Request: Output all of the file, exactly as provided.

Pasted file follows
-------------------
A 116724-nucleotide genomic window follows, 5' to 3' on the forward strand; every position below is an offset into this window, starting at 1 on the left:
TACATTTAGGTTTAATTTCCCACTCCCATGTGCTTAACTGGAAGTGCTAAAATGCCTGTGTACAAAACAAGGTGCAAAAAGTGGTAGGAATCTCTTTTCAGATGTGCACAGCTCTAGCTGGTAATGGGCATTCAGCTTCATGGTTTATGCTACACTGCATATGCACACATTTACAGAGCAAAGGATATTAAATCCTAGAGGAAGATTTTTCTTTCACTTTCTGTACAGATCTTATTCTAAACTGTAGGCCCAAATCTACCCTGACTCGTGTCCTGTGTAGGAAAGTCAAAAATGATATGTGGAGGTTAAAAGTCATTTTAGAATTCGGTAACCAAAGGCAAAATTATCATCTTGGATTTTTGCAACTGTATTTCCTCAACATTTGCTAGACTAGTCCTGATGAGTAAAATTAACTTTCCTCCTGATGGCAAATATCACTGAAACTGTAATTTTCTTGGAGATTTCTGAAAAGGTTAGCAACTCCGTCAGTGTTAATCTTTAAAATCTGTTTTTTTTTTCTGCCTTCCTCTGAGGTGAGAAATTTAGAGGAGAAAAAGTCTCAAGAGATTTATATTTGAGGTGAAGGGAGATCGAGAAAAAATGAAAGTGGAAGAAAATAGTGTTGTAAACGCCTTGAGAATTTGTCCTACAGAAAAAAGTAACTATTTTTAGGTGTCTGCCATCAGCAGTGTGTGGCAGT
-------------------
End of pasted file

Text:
A 116724-nucleotide genomic window follows, 5' to 3' on the forward strand; every position below is an offset into this window, starting at 1 on the left:
TACATTTAGGTTTAATTTCCCACTCCCATGTGCTTAACTGGAAGTGCTAAAATGCCTGTGTACAAAACAAGGTGCAAAAAGTGGTAGGAATCTCTTTTCAGATGTGCACAGCTCTAGCTGGTAATGGGCATTCAGCTTCATGGTTTATGCTACACTGCATATGCACACATTTACAGAGCAAAGGATATTAAATCCTAGAGGAAGATTTTTCTTTCACTTTCTGTACAGATCTTATTCTAAACTGTAGGCCCAAATCTACCCTGACTCGTGTCCTGTGTAGGAAAGTCAAAAATGATATGTGGAGGTTAAAAGTCATTTTAGAATTCGGTAACCAAAGGCAAAATTATCATCTTGGATTTTTGCAACTGTATTTCCTCAACATTTGCTAGACTAGTCCTGATGAGTAAAATTAACTTTCCTCCTGATGGCAAATATCACTGAAACTGTAATTTTCTTGGAGATTTCTGAAAAGGTTAGCAACTCCGTCAGTGTTAATCTTTAAAATCTGTTTTTTTTTTCTGCCTTCCTCTGAGGTGAGAAATTTAGAGGAGAAAAAGTCTCAAGAGATTTATATTTGAGGTGAAGGGAGATCGAGAAAAAATGAAAGTGGAAGAAAATAGTGTTGTAAACGCCTTGAGAATTTGTCCTACAGAAAAAAGTAACTATTTTTAGGTGTCTGCCATCAGCAGTGTGTGGCAGT